Carmela (Sharon Cuneta) was undergoing an annulment case from her husband of 36 years. To escape from her misery, she joined her goddaughter Chesca (Abby Bautista) and her wacky friends Jen (Rose Van Ginkel), Liz (Marion Aunor) and Beverly (Jobelyn Manuel) on their way to Stranded, three nights of drunken abandon at the beach.
When they learn of Carmela's problem, the girls made it their project to make her recover her youthful verve or "revirginized," especially when she was smitten by tattoo artist Morph (Marco Gumabao).
The trailer of this new Sharon Cuneta film gained millions of views, especially for those shocking scenes of prim and proper Ate Shawie uttering profanity and graphic sexual terms. Yes, admittedly that aspect of the film is undeniably attention-getting, and really a great marketing strategy, as evidenced by the advanced ticket sales. There was not much more of that cute vulgarity from Cuneta anymore — what you see in the trailer was it already. However, there was so much more substance for audiences to savor in the rest of the film.
Megastar Cuneta definitely grabbed this greasy bull of a character by the horns full on. Now that you've seen this film with her as Carmela, she was so right for the role such that it would be difficult to imagine any other actress in this role. She gamely fulfilled all the required shenanigans expected from a Darryl Yap heroine, and her goody-two-shoes reputation made the comedy all the more precious. Her cutest sequence for me would be that one she was talking to the baby tortoise as Morph caught her in a most mortifying situation.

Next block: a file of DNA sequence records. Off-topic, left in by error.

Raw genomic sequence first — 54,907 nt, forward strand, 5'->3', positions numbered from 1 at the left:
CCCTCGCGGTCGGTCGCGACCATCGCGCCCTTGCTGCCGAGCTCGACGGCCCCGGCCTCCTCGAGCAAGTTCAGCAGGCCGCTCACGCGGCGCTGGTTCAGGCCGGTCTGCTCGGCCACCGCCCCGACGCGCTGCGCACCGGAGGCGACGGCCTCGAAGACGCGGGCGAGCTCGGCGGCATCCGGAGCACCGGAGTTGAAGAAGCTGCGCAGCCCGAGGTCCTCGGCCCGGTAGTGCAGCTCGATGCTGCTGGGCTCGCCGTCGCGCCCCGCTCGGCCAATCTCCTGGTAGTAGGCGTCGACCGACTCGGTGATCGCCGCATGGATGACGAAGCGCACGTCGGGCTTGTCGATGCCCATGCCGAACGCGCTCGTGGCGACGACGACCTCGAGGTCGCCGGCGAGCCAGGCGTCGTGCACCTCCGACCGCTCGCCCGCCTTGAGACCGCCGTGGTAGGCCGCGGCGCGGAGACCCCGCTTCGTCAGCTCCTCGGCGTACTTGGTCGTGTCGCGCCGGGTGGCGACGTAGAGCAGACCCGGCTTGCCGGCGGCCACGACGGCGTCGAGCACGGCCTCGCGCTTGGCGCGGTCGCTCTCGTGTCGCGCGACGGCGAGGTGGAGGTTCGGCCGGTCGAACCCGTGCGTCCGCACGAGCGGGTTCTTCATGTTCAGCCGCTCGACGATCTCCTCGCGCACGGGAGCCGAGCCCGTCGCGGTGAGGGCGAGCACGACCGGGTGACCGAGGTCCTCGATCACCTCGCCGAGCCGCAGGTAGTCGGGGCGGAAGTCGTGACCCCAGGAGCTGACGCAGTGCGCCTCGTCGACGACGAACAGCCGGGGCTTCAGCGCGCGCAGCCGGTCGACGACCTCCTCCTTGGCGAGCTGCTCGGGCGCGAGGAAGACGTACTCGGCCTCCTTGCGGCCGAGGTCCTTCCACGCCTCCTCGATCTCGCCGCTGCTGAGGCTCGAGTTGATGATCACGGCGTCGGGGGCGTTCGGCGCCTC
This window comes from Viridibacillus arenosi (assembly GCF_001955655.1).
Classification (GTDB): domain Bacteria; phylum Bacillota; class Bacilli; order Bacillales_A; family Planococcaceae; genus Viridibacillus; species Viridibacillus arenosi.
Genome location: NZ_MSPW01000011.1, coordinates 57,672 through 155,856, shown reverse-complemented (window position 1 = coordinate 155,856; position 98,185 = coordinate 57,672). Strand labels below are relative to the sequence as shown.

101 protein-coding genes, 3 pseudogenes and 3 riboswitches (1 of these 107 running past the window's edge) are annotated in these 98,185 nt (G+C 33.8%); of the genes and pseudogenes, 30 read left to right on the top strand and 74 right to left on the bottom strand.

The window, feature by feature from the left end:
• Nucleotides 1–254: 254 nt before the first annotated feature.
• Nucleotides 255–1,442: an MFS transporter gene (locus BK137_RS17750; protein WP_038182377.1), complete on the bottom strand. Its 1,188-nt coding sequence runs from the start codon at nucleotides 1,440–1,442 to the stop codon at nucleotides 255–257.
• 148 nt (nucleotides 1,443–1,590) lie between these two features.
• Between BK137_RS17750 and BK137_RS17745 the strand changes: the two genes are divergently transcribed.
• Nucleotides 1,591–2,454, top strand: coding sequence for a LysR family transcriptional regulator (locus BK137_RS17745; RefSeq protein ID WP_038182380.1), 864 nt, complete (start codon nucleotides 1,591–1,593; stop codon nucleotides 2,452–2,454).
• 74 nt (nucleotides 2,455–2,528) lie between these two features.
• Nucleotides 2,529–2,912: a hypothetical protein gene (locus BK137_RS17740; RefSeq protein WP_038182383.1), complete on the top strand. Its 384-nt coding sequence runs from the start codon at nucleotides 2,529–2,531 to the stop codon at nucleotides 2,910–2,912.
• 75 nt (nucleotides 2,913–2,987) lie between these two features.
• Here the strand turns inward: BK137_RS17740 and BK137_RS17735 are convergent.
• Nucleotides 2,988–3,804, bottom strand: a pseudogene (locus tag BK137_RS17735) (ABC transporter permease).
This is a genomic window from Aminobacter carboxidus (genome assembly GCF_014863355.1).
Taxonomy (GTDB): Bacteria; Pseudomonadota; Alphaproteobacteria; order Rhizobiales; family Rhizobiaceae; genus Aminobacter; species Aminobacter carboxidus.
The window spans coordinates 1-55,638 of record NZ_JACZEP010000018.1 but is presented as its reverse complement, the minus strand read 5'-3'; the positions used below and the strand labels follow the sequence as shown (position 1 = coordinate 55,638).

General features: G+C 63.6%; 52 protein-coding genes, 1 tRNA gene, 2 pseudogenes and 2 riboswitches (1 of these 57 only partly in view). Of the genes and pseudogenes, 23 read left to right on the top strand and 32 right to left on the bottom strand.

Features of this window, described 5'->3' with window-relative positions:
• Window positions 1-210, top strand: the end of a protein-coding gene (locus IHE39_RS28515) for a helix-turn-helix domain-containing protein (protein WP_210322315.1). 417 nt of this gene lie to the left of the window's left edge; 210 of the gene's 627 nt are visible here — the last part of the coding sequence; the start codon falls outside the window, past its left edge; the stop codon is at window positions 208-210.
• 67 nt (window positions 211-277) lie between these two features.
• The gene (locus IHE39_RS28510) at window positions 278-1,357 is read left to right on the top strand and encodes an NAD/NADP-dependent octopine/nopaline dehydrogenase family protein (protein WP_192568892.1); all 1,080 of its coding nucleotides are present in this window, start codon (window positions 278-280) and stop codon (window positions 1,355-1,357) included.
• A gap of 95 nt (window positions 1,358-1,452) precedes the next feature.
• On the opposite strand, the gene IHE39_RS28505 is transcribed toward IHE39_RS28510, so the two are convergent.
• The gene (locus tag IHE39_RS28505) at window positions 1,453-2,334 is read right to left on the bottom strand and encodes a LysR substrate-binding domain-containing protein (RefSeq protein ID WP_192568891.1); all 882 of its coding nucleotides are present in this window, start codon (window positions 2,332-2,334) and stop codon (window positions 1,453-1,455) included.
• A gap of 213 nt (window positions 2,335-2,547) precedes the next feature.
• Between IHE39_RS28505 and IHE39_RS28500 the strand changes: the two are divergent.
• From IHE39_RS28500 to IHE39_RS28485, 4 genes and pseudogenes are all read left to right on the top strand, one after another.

As Morph, Marco Gumabao also gave this role all his carefree charm, especially in his passionate scenes of life-coaching and motivation. Odd couple as it may sound on paper, he and Cuneta did have screen chemistry, so you would actually root for Morph and Carmela to hook up as couple.
We see several famous names in the opening credits, but they were in short, practically cameo roles. Albert Martinez, Cristina Gonzales, Ogie Diaz and Rosanna Roces were only seen in the opening sequence, and Kylie Versoza was at the very end.
As shown in the trailer, there were several scenes of rave party on a beach with supposed teenagers (they look more like millennials) engaging in various activities of hedonistic inebriation. While chaotic and nihilistic events like these really happen, these scenes just went on a bit too long, too noisy for me. The young people here were shown to be rude and obscene, not exactly the company I'd imagine my Gen Z kids to be with. To be fair, Yap tried to balance this mischief with some responsible behavior the morning after.
Darryl Yap had been known for the controversies surrounding his brazen films rather than for his writing or directing. This time, I felt he had outdone himself with this screenplay that tackling such serious themes of teenage pregnancy, rocky marriage and deep regrets with sensible language that speaks clearly to his middle-aged audience, and meaningful metaphors of pawikan and butterflies to make his point.
Credits also to the production team for using three vintage Volkswagen vehicles and Dorina Pineda's "Bituing Walang Ningning" circa 1987 hair and dress for some amusing nostalgia.
This review was originally published in the author's blog, "Fred Said."
Credit belongs to : news.abs-cbn.com/